Update 12.30pm: There are reports that Turkey's government is considering reinstating the death penalty, following last night's violence.
Turkey abolished the death penalty in 2002 - but it had not been used as a form of punishment in the country since 1984.
Sinn Féin MEP Lynn Boylan has said if Turkey reintroduces the death penalty, the country will not be allowed to join the EU.
Update 12pm: Media reports that Turkey officials have asked Greece to extradite the eight coup plotters who fled across the border in a military helicopter.
Update - Turkey has asked Greece to extradite eight coup plotters who fled across the border in a military helicopter— Sky News Breaking (@SkyNewsBreak) July 16, 2016
British Airways has cancelled all flights into and out of Turkey for today.
Update 11.10am: Media reports state that a Turkish military helicopter has landed in Greece and eight men on board have requested political asylum.
Update 10.50am: 194 people are now confirmed to have died in an attempted coup military coup in Turkey.
Reports this morning are suggesting that the death toll may rise to 200 in the coming hours.
Update 9.15am: Tourists that may be planning to travel to Turkey have been told that they are welcome to change their plans.
Pat Dawson, CEO of the ITAA said, “The Irish Travel Agents Association are monitoring the situation in Turkey in close partnership with the Department of Foreign Affairs.
ITAA member agents are striving to keep customers informed and facilitate anyone who needs to change their travel plans”.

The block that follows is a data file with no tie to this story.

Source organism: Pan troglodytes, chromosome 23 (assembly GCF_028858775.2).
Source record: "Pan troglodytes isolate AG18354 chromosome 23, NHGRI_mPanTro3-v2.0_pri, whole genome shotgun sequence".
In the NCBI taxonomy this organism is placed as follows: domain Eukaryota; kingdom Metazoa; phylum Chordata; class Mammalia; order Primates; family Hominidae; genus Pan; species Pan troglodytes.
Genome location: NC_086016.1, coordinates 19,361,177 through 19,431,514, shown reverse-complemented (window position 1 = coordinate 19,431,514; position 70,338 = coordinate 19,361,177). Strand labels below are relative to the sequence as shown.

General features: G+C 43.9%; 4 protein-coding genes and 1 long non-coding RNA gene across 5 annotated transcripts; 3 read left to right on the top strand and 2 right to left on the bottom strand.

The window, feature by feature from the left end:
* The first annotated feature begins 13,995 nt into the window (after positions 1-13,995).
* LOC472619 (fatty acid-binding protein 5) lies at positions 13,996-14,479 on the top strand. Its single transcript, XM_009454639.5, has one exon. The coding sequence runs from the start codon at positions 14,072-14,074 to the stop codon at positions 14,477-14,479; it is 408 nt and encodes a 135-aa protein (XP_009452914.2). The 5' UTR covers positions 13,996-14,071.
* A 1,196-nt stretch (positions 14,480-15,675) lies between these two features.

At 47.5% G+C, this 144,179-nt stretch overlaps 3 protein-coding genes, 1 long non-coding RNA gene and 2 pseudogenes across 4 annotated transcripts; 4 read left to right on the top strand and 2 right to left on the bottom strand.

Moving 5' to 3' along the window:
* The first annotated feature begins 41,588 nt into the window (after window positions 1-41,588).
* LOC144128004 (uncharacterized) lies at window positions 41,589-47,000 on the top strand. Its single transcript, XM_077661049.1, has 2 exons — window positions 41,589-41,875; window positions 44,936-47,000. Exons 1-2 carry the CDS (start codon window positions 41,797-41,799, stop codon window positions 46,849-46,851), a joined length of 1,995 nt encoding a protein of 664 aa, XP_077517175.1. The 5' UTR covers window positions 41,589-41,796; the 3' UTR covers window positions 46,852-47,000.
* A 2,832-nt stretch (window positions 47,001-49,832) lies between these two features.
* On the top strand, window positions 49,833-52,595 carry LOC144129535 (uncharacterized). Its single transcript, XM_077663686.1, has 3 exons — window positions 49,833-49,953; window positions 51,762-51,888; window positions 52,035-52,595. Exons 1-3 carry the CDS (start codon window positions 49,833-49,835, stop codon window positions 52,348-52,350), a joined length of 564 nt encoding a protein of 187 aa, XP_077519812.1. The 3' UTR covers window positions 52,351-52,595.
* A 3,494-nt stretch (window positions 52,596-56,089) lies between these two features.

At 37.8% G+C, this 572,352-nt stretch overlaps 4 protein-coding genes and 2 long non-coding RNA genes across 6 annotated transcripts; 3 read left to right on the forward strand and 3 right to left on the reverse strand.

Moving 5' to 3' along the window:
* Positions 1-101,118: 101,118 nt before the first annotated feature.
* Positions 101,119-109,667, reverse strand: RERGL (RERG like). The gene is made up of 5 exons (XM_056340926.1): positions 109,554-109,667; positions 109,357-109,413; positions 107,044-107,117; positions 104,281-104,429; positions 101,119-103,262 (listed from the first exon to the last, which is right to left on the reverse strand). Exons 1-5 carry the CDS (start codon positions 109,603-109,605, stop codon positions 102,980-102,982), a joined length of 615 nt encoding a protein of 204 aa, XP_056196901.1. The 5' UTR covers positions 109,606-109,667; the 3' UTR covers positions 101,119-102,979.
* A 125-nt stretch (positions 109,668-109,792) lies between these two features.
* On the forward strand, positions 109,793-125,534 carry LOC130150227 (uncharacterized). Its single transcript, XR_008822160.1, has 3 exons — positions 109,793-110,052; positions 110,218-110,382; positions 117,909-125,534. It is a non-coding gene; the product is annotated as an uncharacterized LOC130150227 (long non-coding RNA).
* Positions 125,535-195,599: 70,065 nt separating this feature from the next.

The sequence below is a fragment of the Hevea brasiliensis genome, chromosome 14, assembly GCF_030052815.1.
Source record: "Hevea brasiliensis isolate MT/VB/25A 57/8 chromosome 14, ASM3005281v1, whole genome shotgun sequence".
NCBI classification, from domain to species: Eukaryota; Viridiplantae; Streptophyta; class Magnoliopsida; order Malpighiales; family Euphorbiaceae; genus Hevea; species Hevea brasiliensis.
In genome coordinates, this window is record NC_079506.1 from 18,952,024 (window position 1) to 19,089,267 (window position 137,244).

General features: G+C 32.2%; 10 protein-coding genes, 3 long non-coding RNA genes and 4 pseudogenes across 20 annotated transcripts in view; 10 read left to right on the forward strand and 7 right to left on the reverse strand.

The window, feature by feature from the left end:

“For anyone with concerns about family or friends currently in Turkey, the Department of Foreign Affairs can be reached on, 01 418 0200.”
Earlier: Over 1,500 military personnel have been arrested after a failed coup in Turkey which has left at least 90 people dead.
Turkey's president has told the nation his government is in charge.
It is after a night of explosions, air battles and gunfire.
Officials say the coup failed as Turks took to the streets to confront troops.
Turkey's President, Recep Tayyip Erdogan has said there will be consequences: “This is a riot, this is a betrayal of our country and they are going to pay for this.
“This government came to power with a mandate and a majority.”
Here in Ireland, the Minister for Foreign Affairs and Trade, Charlie Flanagan TD, is calling for restraint and respect for democratic institutions in Turkey, following last evening's unrest.
He is urging Irish travellers to avoid non-essential travel to Turkey in the context of the unsettled and fluid situation.
Speaking from Ulaanbaatar where he is attending a Europe-Asia (ASEM) Summit, Minister Flanagan said: "My first concern is for the safety of Irish people travelling to Turkey and those who are already in Turkey. Many thousands of Irish people holiday there each year.
"Until we know the situation is calm, we are strongly advising Irish citizens planning to travel to Turkey avoid non-essential travel.
"The Irish embassy in Ankara is providing consular assistance on the ground in Turkey. Any citizens who have concerns can call our consular services on 01 408 2000.
"My department's updated travel advice for Turkey is available at www. dfa.ie/travel .
Updates will also be tweeted from @dfatIrl and @dfaTravelWise, and are also available through the department's free TravelWise smartphone app. "